Burning Men: Sorting out the Real Thing and the Mirage at Vegas Summer League

Over time, I’ve come to realize that summer league serves as something of a watershed moment for everyone who’s not an NBA player. For many, this seems to be their first experience covering the game directly, as well as meeting colleagues that they’ve admired, and perhaps gotten to know over social media. As such (and as a person who was not at the event), I find myself sifting through pieces, and sorting them into “Useful” and “Bro Memories” piles. Without a doubt, Netw3rk’s piece gets into the “Useful” pile, because it provides an engaging, engrossing look into every single interrogative element of summer league. Netw3rk delves into all of the Five W’s (who, what, etc), and paints a picture of a hoopla that doesn’t seem unlike a Hunter S. Thompson novel, filled with angst, hope, defeat and, of course, anxious men of all shapes, sizes, colors and creeds. The free-form piece that is produced from this painting is a useful guide for what, exactly, summer league is, and why it matters (or doesn’t). This was, in my opinion, the strongest piece from LVSL; an event I have very mixed feelings about in the first place.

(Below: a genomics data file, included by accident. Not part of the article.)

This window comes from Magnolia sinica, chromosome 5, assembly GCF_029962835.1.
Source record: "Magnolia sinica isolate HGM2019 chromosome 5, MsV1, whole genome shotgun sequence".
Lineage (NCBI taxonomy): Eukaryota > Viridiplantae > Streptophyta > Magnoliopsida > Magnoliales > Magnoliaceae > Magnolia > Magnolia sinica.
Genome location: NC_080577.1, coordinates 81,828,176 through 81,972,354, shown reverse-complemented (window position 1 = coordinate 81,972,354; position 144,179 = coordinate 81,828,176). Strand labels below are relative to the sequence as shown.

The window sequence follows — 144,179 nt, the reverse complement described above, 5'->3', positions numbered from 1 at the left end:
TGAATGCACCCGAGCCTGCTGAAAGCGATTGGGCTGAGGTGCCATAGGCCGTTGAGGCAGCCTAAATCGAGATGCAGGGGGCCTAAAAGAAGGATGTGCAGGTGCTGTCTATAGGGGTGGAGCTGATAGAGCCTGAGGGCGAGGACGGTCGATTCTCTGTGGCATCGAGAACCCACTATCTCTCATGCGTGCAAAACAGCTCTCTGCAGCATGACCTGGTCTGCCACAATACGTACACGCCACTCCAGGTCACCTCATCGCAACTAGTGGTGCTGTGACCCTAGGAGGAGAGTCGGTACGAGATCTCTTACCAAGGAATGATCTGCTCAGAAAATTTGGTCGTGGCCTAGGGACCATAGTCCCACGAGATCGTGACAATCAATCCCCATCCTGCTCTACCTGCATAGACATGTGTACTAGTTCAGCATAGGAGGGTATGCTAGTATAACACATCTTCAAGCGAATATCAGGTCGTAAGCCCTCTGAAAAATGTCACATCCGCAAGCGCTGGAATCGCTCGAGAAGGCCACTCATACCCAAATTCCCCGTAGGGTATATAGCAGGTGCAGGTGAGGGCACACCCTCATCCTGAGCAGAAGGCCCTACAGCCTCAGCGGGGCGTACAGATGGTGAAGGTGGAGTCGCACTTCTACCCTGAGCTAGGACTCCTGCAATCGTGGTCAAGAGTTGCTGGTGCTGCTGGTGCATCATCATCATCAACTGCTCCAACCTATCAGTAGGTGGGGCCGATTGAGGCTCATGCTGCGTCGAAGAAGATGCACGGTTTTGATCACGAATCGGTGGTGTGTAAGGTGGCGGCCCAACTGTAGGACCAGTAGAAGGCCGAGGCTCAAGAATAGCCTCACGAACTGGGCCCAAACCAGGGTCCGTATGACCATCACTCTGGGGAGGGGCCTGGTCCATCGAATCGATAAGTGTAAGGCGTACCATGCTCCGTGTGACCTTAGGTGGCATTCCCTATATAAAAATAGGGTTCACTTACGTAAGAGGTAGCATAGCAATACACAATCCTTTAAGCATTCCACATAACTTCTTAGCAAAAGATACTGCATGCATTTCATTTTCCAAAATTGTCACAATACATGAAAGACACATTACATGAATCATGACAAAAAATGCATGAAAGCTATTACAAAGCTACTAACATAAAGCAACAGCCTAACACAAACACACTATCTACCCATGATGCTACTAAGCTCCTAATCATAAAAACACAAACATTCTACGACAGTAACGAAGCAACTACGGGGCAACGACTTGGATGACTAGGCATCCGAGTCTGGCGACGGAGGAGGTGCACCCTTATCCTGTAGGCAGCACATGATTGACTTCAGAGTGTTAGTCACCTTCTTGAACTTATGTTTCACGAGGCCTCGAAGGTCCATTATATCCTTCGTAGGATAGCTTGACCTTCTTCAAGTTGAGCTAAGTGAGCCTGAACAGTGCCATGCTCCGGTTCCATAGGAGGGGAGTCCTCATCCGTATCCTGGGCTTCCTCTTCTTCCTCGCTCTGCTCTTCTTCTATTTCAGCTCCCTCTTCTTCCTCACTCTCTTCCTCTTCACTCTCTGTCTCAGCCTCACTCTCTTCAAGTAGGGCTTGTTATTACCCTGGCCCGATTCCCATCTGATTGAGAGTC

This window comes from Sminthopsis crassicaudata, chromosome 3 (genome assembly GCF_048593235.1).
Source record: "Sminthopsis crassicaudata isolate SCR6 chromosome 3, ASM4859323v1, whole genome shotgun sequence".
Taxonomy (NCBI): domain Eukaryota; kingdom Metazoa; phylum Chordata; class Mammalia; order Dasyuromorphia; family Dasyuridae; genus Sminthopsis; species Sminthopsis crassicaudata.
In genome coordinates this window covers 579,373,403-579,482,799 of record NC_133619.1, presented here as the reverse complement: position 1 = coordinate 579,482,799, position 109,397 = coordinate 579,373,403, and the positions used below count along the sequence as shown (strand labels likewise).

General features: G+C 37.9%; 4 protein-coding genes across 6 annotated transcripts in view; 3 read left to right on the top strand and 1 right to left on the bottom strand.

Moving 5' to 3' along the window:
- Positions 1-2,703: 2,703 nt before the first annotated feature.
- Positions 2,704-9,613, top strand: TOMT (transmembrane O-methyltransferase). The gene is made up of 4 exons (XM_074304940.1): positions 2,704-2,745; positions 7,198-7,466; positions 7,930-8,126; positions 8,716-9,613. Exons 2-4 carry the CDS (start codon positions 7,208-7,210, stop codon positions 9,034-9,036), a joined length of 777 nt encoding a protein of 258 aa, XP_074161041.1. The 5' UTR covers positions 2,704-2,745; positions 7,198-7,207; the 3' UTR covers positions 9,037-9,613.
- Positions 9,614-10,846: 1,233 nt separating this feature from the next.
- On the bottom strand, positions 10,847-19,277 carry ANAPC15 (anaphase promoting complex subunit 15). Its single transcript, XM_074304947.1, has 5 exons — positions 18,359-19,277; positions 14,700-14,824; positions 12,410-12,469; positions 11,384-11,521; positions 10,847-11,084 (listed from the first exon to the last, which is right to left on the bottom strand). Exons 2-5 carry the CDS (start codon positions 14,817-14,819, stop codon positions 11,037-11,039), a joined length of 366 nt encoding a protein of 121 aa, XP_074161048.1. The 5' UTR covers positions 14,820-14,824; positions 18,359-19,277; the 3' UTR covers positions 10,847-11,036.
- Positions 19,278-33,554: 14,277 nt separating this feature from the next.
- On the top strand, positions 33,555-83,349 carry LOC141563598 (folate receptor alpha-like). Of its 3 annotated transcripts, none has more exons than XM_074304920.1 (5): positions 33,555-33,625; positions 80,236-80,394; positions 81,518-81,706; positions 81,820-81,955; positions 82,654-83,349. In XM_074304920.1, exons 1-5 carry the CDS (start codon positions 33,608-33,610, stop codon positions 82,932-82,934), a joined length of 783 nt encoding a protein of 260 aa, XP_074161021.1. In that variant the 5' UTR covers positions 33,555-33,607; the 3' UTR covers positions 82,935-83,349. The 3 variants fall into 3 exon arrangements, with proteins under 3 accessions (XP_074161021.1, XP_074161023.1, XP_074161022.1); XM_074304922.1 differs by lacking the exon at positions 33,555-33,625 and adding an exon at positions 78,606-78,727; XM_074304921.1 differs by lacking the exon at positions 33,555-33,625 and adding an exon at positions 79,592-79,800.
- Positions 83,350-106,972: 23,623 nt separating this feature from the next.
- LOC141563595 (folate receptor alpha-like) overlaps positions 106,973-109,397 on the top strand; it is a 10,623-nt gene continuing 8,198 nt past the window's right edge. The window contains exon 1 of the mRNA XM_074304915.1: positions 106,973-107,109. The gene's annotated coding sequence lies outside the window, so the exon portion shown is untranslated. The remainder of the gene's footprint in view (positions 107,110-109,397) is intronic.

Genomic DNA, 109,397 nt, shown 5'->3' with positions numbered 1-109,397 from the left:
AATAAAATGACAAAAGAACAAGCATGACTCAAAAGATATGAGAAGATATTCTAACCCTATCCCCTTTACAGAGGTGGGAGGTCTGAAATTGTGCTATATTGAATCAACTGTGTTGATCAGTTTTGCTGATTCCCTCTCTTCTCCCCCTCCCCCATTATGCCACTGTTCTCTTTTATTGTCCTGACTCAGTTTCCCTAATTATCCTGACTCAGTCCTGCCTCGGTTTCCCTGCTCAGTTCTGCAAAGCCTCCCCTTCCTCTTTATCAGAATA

Two Critiques of Daryl Morey
William Bohl
Hardwood Paroxysm